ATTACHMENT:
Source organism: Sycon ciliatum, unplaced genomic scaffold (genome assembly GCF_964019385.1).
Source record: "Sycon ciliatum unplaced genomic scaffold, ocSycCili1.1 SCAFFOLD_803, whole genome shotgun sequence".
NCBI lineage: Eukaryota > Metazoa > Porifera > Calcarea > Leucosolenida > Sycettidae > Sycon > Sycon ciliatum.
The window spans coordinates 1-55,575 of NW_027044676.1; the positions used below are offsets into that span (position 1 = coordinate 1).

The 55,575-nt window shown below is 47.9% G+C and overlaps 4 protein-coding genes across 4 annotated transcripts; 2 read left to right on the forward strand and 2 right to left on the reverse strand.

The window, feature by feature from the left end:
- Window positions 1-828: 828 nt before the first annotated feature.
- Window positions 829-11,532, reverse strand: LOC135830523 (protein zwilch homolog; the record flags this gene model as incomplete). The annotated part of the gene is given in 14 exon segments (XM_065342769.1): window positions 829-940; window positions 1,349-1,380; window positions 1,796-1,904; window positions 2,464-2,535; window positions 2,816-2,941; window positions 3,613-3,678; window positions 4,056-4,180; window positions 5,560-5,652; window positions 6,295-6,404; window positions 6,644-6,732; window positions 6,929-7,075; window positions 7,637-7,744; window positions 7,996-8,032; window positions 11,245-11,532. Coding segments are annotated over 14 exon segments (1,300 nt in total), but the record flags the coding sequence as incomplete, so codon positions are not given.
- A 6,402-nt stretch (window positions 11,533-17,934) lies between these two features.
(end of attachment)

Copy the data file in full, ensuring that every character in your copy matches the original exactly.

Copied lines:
Source organism: Sycon ciliatum, unplaced genomic scaffold (genome assembly GCF_964019385.1).
Source record: "Sycon ciliatum unplaced genomic scaffold, ocSycCili1.1 SCAFFOLD_803, whole genome shotgun sequence".
NCBI lineage: Eukaryota > Metazoa > Porifera > Calcarea > Leucosolenida > Sycettidae > Sycon > Sycon ciliatum.
The window spans coordinates 1-55,575 of NW_027044676.1; the positions used below are offsets into that span (position 1 = coordinate 1).

The 55,575-nt window shown below is 47.9% G+C and overlaps 4 protein-coding genes across 4 annotated transcripts; 2 read left to right on the forward strand and 2 right to left on the reverse strand.

The window, feature by feature from the left end:
- Window positions 1-828: 828 nt before the first annotated feature.
- Window positions 829-11,532, reverse strand: LOC135830523 (protein zwilch homolog; the record flags this gene model as incomplete). The annotated part of the gene is given in 14 exon segments (XM_065342769.1): window positions 829-940; window positions 1,349-1,380; window positions 1,796-1,904; window positions 2,464-2,535; window positions 2,816-2,941; window positions 3,613-3,678; window positions 4,056-4,180; window positions 5,560-5,652; window positions 6,295-6,404; window positions 6,644-6,732; window positions 6,929-7,075; window positions 7,637-7,744; window positions 7,996-8,032; window positions 11,245-11,532. Coding segments are annotated over 14 exon segments (1,300 nt in total), but the record flags the coding sequence as incomplete, so codon positions are not given.
- A 6,402-nt stretch (window positions 11,533-17,934) lies between these two features.